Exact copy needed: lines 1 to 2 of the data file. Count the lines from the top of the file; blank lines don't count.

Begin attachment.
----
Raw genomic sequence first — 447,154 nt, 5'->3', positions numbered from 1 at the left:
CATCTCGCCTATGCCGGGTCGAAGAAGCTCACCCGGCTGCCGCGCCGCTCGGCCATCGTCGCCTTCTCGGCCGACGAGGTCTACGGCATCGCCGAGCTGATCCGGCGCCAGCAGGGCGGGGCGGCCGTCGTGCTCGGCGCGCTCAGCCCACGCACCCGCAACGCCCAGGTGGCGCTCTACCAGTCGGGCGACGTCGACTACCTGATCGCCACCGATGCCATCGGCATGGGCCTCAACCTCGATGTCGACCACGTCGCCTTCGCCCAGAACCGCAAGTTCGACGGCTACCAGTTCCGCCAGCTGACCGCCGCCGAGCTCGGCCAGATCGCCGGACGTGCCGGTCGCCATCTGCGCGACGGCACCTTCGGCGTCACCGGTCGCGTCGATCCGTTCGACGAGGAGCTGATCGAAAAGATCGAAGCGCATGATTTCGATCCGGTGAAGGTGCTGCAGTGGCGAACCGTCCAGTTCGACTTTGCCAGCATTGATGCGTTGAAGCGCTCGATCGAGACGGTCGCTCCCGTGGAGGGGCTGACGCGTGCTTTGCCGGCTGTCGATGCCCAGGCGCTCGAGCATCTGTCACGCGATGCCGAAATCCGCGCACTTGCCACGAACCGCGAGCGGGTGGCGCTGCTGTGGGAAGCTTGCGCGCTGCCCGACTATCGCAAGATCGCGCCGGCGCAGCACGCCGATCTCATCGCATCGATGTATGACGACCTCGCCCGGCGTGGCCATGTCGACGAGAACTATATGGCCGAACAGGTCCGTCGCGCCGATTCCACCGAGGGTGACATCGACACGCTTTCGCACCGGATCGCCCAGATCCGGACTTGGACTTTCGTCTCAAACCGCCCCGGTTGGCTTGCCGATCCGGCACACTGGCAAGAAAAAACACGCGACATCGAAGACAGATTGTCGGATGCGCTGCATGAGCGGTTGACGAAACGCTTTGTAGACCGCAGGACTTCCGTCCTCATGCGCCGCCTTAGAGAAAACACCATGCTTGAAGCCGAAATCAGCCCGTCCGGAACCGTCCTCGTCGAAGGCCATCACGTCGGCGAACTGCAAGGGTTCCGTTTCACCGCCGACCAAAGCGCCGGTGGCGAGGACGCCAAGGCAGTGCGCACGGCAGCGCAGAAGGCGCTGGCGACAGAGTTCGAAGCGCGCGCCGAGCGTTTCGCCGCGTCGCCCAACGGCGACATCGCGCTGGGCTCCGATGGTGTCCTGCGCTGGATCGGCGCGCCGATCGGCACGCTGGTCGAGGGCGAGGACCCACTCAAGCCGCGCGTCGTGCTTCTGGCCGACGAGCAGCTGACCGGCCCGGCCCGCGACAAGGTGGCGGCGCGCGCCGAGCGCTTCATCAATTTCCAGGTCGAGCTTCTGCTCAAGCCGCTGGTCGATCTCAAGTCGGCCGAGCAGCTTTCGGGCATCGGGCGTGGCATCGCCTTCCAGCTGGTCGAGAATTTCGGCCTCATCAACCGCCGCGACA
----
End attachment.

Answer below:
Raw genomic sequence first — 447,154 nt, 5'->3', positions numbered from 1 at the left:
CATCTCGCCTATGCCGGGTCGAAGAAGCTCACCCGGCTGCCGCGCCGCTCGGCCATCGTCGCCTTCTCGGCCGACGAGGTCTACGGCATCGCCGAGCTGATCCGGCGCCAGCAGGGCGGGGCGGCCGTCGTGCTCGGCGCGCTCAGCCCACGCACCCGCAACGCCCAGGTGGCGCTCTACCAGTCGGGCGACGTCGACTACCTGATCGCCACCGATGCCATCGGCATGGGCCTCAACCTCGATGTCGACCACGTCGCCTTCGCCCAGAACCGCAAGTTCGACGGCTACCAGTTCCGCCAGCTGACCGCCGCCGAGCTCGGCCAGATCGCCGGACGTGCCGGTCGCCATCTGCGCGACGGCACCTTCGGCGTCACCGGTCGCGTCGATCCGTTCGACGAGGAGCTGATCGAAAAGATCGAAGCGCATGATTTCGATCCGGTGAAGGTGCTGCAGTGGCGAACCGTCCAGTTCGACTTTGCCAGCATTGATGCGTTGAAGCGCTCGATCGAGACGGTCGCTCCCGTGGAGGGGCTGACGCGTGCTTTGCCGGCTGTCGATGCCCAGGCGCTCGAGCATCTGTCACGCGATGCCGAAATCCGCGCACTTGCCACGAACCGCGAGCGGGTGGCGCTGCTGTGGGAAGCTTGCGCGCTGCCCGACTATCGCAAGATCGCGCCGGCGCAGCACGCCGATCTCATCGCATCGATGTATGACGACCTCGCCCGGCGTGGCCATGTCGACGAGAACTATATGGCCGAACAGGTCCGTCGCGCCGATTCCACCGAGGGTGACATCGACACGCTTTCGCACCGGATCGCCCAGATCCGGACTTGGACTTTCGTCTCAAACCGCCCCGGTTGGCTTGCCGATCCGGCACACTGGCAAGAAAAAACACGCGACATCGAAGACAGATTGTCGGATGCGCTGCATGAGCGGTTGACGAAACGCTTTGTAGACCGCAGGACTTCCGTCCTCATGCGCCGCCTTAGAGAAAACACCATGCTTGAAGCCGAAATCAGCCCGTCCGGAACCGTCCTCGTCGAAGGCCATCACGTCGGCGAACTGCAAGGGTTCCGTTTCACCGCCGACCAAAGCGCCGGTGGCGAGGACGCCAAGGCAGTGCGCACGGCAGCGCAGAAGGCGCTGGCGACAGAGTTCGAAGCGCGCGCCGAGCGTTTCGCCGCGTCGCCCAACGGCGACATCGCGCTGGGCTCCGATGGTGTCCTGCGCTGGATCGGCGCGCCGATCGGCACGCTGGTCGAGGGCGAGGACCCACTCAAGCCGCGCGTCGTGCTTCTGGCCGACGAGCAGCTGACCGGCCCGGCCCGCGACAAGGTGGCGGCGCGCGCCGAGCGCTTCATCAATTTCCAGGTCGAGCTTCTGCTCAAGCCGCTGGTCGATCTCAAGTCGGCCGAGCAGCTTTCGGGCATCGGGCGTGGCATCGCCTTCCAGCTGGTCGAGAATTTCGGCCTCATCAACCGCCGCGACA